n receptor system built on the theory that receptor organs are specialized and respond to the law of specific nerve energies; i.e., each type of end-organ, no matter what stimulus is applied, will respond (if it responds) with only a single appropriate type of sensation. Common experience shows this to be true; e.g., when a person receives a blow to the eye, light is experienced as a consequence of the blow. Another factor is that the impulse will travel in only one direction, from the receptor organ back to the central nervous system. The receptor system is thus the summation in the brain of all the sensory stimuli that come from the special senses, general senses, mucous membrane, skin, and deeper tissues and is the basis for instruction sent to the musculoskeletal system for action, as in the masticatory phenomenon.
receptors, adrenergic,
n alpha and beta “units” associated with sympathetic neuroeffectors that react with sympathomimetic drugs to elicit the response of the effector cells.
receptors, beta,
n sites on some cell membranes in the sympathetic nervous system that either activate or block the normal functions of the cell by binding with epinephrine (adrenaline). Cells with beta receptors normally control physiologic responses such as heart rate.

receptor

1. a molecule on the surface or within a cell that recognizes and binds with specific molecules, producing some effect in the cell, e.g. the cell-surface receptors of immunocompetent cells that recognize antigens, complement components or lymphokines, or those of neurons and target organs that recognize neurotransmitters or hormones; see also opioid receptors.
2. a sensory nerve ending that responds to various stimuli, e.g. arterial stretch, baroreceptors, cold, Golgi tendon organs, joint, muscle and tendon, olfactory, retinal, taste and warmth.

receptor activation
the cell of a sensory receptor responds to a specific energy change in its environment and initiates a corresponding sensory input.
adrenergic r's
receptors for epinephrine or norepinephrine, such as those on effector organs innervated by postganglionic adrenergic fibers of the sympathetic nervous system. Classified as α-adrenergic receptors, which are stimulated by norepinephrine, and β-adrenergic receptors, which are stimulated by epinephrine. See also adrenergic receptors.
autonomic r's
includes adrenergic and muscarinic receptors.
cholinergic r's
receptor sites on effector organs innervated by cholinergic nerve fibers and which respond to the acetylcholine secreted by these fibers. There are two types: muscarinic receptors and nicotinic receptors.
complement receptor
a cell-surface receptor capable of binding activated complement components. For example, component C3b is bound to neutrophils, B lymphocytes and macrophages.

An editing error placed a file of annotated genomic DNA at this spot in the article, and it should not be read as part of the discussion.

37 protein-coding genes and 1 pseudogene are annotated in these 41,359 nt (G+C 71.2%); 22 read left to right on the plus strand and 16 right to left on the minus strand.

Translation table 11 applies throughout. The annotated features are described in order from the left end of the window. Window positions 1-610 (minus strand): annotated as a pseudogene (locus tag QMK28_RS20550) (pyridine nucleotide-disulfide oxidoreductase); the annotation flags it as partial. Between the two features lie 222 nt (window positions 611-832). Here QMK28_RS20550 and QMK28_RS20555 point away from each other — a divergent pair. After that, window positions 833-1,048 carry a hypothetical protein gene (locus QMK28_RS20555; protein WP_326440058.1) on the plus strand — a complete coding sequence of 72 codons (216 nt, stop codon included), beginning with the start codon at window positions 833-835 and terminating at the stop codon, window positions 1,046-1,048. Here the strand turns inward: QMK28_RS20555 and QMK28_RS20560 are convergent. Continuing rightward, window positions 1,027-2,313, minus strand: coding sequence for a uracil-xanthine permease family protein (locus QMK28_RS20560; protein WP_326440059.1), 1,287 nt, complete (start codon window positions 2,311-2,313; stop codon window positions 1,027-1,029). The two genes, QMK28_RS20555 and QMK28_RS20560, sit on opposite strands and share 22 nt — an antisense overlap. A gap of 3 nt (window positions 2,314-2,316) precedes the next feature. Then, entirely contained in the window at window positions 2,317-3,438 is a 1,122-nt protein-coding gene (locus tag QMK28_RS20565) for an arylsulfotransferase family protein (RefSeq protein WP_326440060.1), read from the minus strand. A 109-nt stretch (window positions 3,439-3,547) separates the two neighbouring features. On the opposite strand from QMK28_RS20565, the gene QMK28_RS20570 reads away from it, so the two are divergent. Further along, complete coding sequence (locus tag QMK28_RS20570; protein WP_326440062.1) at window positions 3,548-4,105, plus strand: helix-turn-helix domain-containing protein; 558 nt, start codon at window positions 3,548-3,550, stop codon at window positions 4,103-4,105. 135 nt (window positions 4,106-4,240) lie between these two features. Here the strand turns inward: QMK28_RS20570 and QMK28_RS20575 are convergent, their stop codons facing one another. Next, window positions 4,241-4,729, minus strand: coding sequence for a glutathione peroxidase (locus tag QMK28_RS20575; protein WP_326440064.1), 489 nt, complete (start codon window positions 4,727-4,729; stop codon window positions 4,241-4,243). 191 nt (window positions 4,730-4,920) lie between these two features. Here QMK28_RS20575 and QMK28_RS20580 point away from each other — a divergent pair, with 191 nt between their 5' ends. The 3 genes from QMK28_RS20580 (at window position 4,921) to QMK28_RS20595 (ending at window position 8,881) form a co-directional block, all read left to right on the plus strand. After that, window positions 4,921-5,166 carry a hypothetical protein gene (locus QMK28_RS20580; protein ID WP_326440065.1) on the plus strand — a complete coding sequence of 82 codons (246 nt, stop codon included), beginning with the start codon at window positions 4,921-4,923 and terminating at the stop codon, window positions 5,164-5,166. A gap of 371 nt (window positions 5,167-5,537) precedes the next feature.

dopamine r's
there are dopamine-inhibitory and dopamine-excitatory receptors.
drug receptor
a component of tissue with which a drug reacts. Classified according to the type of drugs that react with them.
Fc receptor
bind immunoglobulins via Fc part of the molecule.
histamine r's
receptors for histamine, classified as H1-receptors, which produce bronchoconstriction and contraction of the gut and are blocked by antihistamines, such as mepyramine or chlorpheniramine, and H2-receptors, which produce gastric acid secretion and are blocked by H2-receptor blockers, such as cimetidine.
muscarinic receptor
see muscarinic receptors.
nicotinic receptor
see nicotinic receptors.
peripheral receptor
sensory receptors including cutaneous warm and cold, dermoreceptors touch and pain plus receptors in the mucosae.
sensory receptor
an endorgan at the end of an afferent neuron which is capable of stimulation by a specific change, physical or chemical, in the internal or external environment of the patient.
toll-like r's
a family of transmembrane proteins that differentially recognize pathogen-associated molecular patterns through an extra cellular domain and initiate inflammatory signaling pathways through an intracellular domain; they play a central role in the innate immune response to pathogens.
receptor tyrosine kinases
a large class of cell-surface receptors with tyrosine-specific protein kinase activity.
References in periodicals archive ?
A human complement receptor 1 polymorphism that reduces Plasmodium falciparum resetting confers protection against severe malaria.
Complement receptor 1: CR1 (CD35, C3b/C4b receptor) is a polymorphic membrane bound glycoprotein, differentially expressed on erythrocytes, eosinophils, monocytes, B-lymphocytes, T-lymphocytes, dendritic cells and kidney podocytes (11).
The complement C3dg moiety could also serve as a ligand, facilitating the binding of the whole complex to complement receptor 2 (30).